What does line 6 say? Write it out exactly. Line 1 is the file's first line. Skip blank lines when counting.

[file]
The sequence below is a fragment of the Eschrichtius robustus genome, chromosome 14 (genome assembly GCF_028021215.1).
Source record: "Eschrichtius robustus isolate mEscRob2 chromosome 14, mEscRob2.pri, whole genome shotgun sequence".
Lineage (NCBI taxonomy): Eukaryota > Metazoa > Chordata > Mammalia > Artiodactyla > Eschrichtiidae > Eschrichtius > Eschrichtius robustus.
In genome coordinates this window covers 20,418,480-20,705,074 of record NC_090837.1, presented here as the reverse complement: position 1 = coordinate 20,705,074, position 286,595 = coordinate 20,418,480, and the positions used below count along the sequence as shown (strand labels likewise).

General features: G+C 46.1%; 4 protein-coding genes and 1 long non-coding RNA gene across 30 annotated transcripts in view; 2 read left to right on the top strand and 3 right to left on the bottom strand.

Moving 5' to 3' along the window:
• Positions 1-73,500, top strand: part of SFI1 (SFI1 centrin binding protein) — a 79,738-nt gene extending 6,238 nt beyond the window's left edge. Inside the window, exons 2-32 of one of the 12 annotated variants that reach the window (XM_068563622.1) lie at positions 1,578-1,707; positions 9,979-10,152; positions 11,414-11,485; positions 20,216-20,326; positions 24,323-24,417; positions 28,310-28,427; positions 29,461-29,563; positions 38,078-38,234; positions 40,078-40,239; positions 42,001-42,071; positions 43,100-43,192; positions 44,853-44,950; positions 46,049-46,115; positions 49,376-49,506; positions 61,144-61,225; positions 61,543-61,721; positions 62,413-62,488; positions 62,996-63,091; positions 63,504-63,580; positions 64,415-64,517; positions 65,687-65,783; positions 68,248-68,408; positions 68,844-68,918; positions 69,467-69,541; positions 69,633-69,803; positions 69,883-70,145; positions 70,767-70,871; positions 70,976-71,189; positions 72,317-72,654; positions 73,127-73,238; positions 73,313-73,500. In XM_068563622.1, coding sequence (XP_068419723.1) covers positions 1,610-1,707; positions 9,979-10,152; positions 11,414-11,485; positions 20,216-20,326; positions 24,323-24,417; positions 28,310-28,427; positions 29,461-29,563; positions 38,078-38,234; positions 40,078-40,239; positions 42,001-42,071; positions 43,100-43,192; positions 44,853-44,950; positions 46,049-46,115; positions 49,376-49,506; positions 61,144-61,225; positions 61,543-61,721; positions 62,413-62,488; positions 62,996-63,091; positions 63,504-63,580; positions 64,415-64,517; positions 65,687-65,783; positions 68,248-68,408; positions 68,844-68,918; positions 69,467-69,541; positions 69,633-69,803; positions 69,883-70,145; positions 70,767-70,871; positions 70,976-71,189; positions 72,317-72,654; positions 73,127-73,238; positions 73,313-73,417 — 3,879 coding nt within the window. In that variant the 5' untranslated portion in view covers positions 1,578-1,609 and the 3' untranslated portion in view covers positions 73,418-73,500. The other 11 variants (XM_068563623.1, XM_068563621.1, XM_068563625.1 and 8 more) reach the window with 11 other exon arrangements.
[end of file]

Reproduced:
Moving 5' to 3' along the window: